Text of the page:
My eyeballs were floating, and I needed to find a bathroom. I pulled onto I-32.
My name is P. T. Marsh, and Mason Falls, Georgia, is my town. It's not a huge place, but it's grown a decent size in the last decade. Lately we top out around 130,000 souls. A lot of that growth has come from two airlines setting up shop here as a place where they refurbish commercial airplanes. The bulk of those planes get repainted and sold to overseas airlines you've never heard of. But some of them end up right back in the friendly skies above. It's kind of like plastic surgery in the better neighborhoods of Buckhead. Slap on a fresh coat of paint and some new carpet, and no one notices how worn-out the bodies are underneath.
I made it through the cute areas of town. The parts where, during the day, tourists window-shop for Civil War-era vases. Where college kids eat chicken-fried steak and get drunk on buckets of Terrapin Rye.
The numbered streets came then, and along with them, the parts of town where folks lived who worked on those airplanes. The scrubbers, recarpeters, and painters.
I passed 15th Street, 20th, 25th. It had rained while I was asleep at the Landing Patch, and small lakes formed in poorly paved side streets.
I parked my truck behind an abandoned Big Lots off 30th and got out, cutting through the dark neighborhood on foot.
After a few minutes, I found the address on the paper, a worn-down bungalow home. The letter 'B' and an arrow had been spray-painted on the driveway, pointing at a detached back unit.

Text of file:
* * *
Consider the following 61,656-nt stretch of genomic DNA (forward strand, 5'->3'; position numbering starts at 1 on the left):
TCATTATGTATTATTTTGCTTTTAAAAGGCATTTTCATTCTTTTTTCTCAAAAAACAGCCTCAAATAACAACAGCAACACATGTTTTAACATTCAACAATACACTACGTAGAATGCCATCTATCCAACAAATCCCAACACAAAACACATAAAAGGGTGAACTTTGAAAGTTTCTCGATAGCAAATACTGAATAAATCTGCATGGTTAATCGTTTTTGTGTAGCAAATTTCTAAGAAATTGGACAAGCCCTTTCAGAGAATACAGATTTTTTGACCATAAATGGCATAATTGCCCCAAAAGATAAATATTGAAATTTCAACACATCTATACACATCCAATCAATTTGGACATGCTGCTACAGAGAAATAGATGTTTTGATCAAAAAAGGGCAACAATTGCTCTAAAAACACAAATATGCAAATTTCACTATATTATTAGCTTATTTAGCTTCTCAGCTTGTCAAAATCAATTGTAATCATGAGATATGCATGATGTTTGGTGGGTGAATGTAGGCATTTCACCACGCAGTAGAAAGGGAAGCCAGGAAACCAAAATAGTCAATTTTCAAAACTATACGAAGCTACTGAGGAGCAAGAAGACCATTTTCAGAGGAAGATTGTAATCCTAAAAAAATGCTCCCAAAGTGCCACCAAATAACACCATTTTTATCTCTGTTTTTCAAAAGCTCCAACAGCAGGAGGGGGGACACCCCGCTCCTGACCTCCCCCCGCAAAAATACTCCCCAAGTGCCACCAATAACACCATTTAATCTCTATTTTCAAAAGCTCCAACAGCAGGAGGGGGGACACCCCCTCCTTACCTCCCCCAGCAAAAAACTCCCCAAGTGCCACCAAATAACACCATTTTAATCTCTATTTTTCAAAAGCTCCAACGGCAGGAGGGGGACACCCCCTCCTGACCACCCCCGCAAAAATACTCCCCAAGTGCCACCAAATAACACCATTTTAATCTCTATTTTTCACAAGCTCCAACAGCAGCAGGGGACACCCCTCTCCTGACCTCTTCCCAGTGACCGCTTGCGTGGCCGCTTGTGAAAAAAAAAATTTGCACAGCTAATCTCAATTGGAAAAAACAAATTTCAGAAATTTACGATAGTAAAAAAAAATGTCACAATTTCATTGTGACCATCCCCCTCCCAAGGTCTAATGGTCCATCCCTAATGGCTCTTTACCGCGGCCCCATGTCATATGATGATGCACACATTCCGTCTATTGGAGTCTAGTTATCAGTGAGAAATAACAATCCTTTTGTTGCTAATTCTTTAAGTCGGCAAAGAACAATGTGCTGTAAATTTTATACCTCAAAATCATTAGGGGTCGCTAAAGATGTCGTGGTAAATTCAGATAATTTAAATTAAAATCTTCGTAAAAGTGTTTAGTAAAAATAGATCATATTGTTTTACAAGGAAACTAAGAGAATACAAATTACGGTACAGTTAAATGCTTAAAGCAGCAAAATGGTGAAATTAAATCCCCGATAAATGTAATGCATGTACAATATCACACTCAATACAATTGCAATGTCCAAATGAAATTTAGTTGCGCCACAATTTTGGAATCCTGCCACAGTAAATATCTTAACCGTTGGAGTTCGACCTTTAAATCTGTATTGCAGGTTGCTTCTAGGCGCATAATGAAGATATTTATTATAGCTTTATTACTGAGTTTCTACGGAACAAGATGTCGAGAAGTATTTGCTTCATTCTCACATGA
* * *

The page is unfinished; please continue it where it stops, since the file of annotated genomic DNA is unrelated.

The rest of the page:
Small white Christmas lights were on in one window, the only sign of the coming holiday. I walked closer. The bedroom had an entrance that led in from the driveway. Through the screen door, I could see Crimson, faceup on the bed.
The redhead lay there in cutoff jeans and a V-neck with no bra. Her cheeks showed fresh bruises, and her T-shirt bore the face of a Georgia bulldog in pink. I had told her that I'd come by official, with a squad car, a day earlier.
Don't make promises you can't keep, P.T.
It was Purvis's voice that I heard. Of course, he's a brown and white bulldog with a bad underbite, and I'd left him back in the truck by the Big Lots. So maybe it was my voice and his face. The subconscious works in strange ways. Or is that God?
I made my way inside, hurrying to see if Crimson was alive. I leaned over and checked her pulse. She'd been knocked to hell and back, but her breathing was fine.
I shook her awake, and it took a moment for her to recognize me. "Your boyfriend here?" I asked.
In the dim light, she pointed to the living room. "He's sleeping." "You got a friend you can stay with for a couple hours? Let me talk some sense into him?"
Crimson nodded, grabbing her sweatshirt and purse.
I moved to the living room, and my eyes adjusted to the dark.
Crimson's boyfriend was passed out in a sitting pose on the couch in a dirty tank top and jeans.
A brick of weed sat on a wooden table by the couch, and one of the boyfriend's hands was wrapped in gauze. A strip of dried blood was smeared across the fabric.
So here's the thing.
You spend the first thirty-six years of your life learning a value system. What's right. What's wrong. And when to say "To hell with it" and toss the rules aside.
But you accumulate things too. A house. A mortgage. A wife and kid. And somewhere along the way, those responsibilities matter more than right and wrong. Because there's consequences. Doing absolute right can create problems for you and your family. For your career.
For me, that was the road I'd been on. A beautiful wife. Young son. And I'd been as happy as a pig in shit going down that path.
But someone came along and took my responsibilities away. Took away my family. And all they left me with was absolute justice.